Flak catchers beware! I found the can crusher!

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Sunrise over Oroville

We had a few nice days camping before the rain came back. Check out that sunrise – and people ask me why I would want to live up there.

Back in Chico, me and the dogs are holed up in the house again. When the rain let up for an hour or so around noon, we went out to see what there was to see.  I notice the grass I’d planted outside my front door is finally coming in,  on a dead heat with the weedlings.

In this weather grass actually has a chance.

 

Good thing my husband hauled out the rain barrels.

 

My cactus garden loves this weather. 

Toward the end of Summer, when it was just DRY, my nopal cactus had started to wither, it was shocking – the leaves began to wrinkle up like raisins. As soon as the weather turned wet they started to swell up, so much a few leaves actually broke off from their own weight – see the leaf laying on the ground there next to the strawberry pot. I notice they can rip very badly if they fall off by themselves, so I’ve been watching, and when they start to sag I cut them off with the loppers. I save them in an old planter pot and plant them elsewhere when I find a spot. They last forever, just sitting there in the pot, looking sad, and then you put them in the ground and look what happens!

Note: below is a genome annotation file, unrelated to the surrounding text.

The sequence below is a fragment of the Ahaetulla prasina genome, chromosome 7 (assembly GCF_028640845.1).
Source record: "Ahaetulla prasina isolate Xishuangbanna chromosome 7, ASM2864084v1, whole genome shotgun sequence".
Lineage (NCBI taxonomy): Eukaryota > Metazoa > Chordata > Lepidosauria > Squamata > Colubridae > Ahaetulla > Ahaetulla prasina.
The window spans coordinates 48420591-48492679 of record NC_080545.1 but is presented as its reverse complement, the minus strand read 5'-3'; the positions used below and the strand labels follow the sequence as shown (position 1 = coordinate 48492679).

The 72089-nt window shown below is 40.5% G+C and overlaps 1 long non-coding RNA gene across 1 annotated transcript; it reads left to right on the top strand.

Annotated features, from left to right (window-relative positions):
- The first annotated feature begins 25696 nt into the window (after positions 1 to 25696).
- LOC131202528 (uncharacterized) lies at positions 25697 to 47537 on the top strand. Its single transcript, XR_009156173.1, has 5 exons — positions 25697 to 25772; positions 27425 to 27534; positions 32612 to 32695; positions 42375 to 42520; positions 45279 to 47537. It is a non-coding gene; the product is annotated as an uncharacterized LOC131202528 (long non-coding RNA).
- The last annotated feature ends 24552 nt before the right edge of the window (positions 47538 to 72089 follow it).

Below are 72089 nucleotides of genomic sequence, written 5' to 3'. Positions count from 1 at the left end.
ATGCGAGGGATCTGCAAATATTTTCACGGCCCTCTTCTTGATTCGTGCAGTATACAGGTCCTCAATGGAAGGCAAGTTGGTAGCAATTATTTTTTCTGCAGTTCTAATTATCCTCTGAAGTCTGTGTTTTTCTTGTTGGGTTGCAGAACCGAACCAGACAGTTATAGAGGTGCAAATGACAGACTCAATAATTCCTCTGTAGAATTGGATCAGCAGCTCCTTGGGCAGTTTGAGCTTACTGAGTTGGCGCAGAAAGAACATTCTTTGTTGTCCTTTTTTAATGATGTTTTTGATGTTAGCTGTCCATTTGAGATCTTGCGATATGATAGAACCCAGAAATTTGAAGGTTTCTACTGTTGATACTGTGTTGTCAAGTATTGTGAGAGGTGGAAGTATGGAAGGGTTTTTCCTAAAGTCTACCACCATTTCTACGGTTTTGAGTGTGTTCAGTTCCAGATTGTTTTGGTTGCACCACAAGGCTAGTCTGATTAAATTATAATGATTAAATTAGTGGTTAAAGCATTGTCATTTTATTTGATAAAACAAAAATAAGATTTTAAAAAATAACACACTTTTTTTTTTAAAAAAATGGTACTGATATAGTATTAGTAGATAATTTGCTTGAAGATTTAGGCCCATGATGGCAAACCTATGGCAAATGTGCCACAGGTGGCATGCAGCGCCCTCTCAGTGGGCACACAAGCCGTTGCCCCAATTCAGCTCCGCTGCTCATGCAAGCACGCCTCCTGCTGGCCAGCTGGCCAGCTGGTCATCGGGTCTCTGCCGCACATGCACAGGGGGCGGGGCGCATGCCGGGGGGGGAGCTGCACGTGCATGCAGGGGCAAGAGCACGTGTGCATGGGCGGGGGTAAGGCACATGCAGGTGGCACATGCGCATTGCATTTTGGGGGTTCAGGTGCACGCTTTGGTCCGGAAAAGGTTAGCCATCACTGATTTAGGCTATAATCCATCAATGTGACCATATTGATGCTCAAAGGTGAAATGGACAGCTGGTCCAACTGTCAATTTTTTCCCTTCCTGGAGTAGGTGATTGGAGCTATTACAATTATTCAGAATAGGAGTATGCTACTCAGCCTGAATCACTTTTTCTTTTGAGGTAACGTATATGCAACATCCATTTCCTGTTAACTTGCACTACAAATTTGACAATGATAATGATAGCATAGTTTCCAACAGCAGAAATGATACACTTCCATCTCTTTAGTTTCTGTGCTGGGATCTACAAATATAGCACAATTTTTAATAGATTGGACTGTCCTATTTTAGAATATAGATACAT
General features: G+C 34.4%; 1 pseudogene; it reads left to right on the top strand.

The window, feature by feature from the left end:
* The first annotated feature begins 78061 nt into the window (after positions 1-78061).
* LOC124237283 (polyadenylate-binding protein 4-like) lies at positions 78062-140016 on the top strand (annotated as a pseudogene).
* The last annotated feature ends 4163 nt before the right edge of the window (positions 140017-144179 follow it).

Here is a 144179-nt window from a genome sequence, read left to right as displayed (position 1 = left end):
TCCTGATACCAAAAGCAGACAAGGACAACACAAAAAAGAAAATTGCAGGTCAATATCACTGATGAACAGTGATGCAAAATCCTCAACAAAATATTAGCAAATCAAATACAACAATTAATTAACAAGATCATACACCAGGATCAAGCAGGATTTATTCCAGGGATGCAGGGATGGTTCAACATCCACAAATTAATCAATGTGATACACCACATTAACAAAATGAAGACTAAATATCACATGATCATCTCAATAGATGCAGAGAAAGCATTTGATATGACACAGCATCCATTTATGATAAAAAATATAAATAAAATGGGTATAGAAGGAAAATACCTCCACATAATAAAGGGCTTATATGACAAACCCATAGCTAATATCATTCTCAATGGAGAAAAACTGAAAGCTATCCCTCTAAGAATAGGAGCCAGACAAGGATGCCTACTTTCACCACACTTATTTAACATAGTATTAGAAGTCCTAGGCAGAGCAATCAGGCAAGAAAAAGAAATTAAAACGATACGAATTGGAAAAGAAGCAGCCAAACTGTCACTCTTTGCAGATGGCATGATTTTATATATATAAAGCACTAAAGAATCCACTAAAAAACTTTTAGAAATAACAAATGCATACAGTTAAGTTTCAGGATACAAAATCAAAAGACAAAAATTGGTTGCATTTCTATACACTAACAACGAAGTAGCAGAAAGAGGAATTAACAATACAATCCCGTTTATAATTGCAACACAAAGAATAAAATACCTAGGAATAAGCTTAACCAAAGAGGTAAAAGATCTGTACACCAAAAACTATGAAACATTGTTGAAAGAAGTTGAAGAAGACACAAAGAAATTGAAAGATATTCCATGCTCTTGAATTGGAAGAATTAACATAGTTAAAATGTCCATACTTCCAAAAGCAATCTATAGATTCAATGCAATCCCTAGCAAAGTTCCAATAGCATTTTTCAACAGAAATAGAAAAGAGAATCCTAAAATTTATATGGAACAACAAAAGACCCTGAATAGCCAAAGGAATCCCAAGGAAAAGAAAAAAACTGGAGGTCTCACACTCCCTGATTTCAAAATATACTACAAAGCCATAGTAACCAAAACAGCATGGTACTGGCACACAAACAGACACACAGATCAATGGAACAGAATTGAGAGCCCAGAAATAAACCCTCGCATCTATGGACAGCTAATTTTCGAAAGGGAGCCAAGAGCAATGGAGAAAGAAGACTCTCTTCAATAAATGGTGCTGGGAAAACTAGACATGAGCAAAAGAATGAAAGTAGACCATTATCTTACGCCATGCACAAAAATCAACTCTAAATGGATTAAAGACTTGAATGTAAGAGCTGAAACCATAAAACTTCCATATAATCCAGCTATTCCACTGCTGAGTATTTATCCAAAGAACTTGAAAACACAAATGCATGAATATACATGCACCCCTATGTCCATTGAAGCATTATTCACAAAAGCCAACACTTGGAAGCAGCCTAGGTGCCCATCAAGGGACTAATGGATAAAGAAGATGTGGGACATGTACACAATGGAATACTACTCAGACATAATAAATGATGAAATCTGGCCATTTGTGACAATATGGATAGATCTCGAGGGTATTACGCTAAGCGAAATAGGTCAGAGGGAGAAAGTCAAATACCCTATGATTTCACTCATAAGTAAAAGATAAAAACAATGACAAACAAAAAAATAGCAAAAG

No it’s not pleasant working outside in a dumper, but I got plenty of other stuff to occupy my time. Back to The Hoard. 

Last Spring we sold an old rental, and my older son, who was living in the “mother-in-law” unit with his girlfriend, had less than a week after the new place was available to  get their stuff out of the old place. They tried to save time by moving a bunch of stuff into our garage. I have to laugh – moving is so frantic – they took everything.  Once the panic had settled down, they looked at their mish mash of boxes and realized, a lot of it should go either to the thrift store or the trash. Since they both have real jobs now, I’ve finally decided to take on the job of sorting through their stuff. I found out – a lot of it belongs to my husband and I, junk we’d left behind in the garage at their apartment when we moved off the property. 

I’m always asking my husband, “what is this and is it usable?” 

Sometimes he laughs and thumbs toward the trash pile, other times he says, “wow, I forgot that…”  The other day we found my mom’s old can crusher.

Score!

My mother was a consummate hoarder, where do you think I got  half my junk? She also drank Pepsi out of the can, it was like her oxygen tank. “Where the hell is my Pepsi?!”  A child of the Great Depression, she never threw away any type of metal. She saved her Pepsi cans for the neighbors kids, and sometimes she’d even drive the whole pile of kids in my gramps’  ’66 Chevy pick-up to the scrap yard to turn the hoard into cash.

I’ll never forget how shocked the neighbors were when she died – one said, “she just took the kids to the dump last week…gave ’em all $5…”  Yep, that was my mom!